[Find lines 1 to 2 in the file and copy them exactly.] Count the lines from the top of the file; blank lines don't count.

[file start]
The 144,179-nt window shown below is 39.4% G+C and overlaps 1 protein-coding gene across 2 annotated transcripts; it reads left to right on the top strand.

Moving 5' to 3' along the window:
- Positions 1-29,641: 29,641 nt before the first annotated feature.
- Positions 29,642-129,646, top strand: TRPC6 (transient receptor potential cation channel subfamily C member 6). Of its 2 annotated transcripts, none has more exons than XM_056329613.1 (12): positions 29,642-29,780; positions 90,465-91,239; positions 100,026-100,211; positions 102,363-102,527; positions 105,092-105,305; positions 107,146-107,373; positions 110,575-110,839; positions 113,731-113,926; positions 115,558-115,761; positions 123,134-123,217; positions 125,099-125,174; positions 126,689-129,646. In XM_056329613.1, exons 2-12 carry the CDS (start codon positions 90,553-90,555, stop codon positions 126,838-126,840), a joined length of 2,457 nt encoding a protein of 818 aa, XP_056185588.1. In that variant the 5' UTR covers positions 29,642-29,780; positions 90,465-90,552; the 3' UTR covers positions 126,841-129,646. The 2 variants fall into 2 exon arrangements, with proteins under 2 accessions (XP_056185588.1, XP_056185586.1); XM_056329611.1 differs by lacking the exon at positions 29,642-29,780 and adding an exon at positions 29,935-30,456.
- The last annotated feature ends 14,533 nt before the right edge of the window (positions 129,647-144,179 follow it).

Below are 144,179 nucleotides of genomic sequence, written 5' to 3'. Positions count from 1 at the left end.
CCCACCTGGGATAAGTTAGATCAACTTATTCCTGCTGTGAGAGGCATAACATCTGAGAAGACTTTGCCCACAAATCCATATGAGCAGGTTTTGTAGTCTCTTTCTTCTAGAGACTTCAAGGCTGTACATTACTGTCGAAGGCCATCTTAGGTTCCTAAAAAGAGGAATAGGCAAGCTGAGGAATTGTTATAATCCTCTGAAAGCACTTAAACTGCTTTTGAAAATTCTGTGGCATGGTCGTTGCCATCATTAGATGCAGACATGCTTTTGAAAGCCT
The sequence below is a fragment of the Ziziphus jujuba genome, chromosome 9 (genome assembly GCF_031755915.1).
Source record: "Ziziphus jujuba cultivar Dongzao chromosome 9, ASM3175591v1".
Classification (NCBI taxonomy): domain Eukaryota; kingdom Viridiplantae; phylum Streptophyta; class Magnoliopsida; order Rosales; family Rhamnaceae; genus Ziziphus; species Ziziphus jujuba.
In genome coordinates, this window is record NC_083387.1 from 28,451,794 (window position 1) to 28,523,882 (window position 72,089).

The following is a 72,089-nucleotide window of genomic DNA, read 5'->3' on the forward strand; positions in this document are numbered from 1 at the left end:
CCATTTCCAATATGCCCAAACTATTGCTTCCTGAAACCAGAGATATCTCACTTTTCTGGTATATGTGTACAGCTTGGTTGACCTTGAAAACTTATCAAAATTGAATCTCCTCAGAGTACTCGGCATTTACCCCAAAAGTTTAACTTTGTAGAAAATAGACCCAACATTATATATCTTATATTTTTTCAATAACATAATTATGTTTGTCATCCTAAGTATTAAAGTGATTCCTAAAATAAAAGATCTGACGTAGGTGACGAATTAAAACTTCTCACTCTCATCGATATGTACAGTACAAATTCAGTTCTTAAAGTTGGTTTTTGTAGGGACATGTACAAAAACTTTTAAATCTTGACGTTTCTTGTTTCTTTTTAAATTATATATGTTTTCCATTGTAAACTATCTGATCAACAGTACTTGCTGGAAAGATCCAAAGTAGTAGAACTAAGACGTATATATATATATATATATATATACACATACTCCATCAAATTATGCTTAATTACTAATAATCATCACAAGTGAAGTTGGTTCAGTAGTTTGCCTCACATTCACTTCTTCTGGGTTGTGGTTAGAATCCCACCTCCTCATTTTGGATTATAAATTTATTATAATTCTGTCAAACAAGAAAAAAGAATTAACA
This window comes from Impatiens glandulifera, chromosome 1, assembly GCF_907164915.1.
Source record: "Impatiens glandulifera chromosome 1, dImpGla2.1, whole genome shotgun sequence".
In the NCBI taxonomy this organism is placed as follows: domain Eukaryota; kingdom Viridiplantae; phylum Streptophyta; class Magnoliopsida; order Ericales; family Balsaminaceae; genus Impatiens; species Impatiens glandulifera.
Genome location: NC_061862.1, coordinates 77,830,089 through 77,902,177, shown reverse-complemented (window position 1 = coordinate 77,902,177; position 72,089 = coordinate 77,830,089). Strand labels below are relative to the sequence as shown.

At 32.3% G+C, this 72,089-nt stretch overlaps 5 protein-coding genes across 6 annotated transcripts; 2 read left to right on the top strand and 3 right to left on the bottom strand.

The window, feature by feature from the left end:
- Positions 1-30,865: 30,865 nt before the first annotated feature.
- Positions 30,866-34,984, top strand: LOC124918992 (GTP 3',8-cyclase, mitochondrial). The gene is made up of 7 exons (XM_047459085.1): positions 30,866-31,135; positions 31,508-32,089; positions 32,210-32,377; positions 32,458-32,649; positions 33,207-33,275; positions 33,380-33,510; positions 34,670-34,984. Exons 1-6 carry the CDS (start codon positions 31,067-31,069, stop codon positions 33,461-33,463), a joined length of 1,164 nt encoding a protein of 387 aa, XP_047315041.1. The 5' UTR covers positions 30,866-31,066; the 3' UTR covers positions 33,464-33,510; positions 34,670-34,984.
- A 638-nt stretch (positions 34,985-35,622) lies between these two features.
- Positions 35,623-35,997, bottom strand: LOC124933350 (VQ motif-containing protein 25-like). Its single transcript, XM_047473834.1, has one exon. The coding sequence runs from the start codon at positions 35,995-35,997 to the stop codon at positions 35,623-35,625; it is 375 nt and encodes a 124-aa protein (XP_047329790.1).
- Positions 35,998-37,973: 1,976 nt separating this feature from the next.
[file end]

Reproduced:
The 144,179-nt window shown below is 39.4% G+C and overlaps 1 protein-coding gene across 2 annotated transcripts; it reads left to right on the top strand.

Moving 5' to 3' along the window: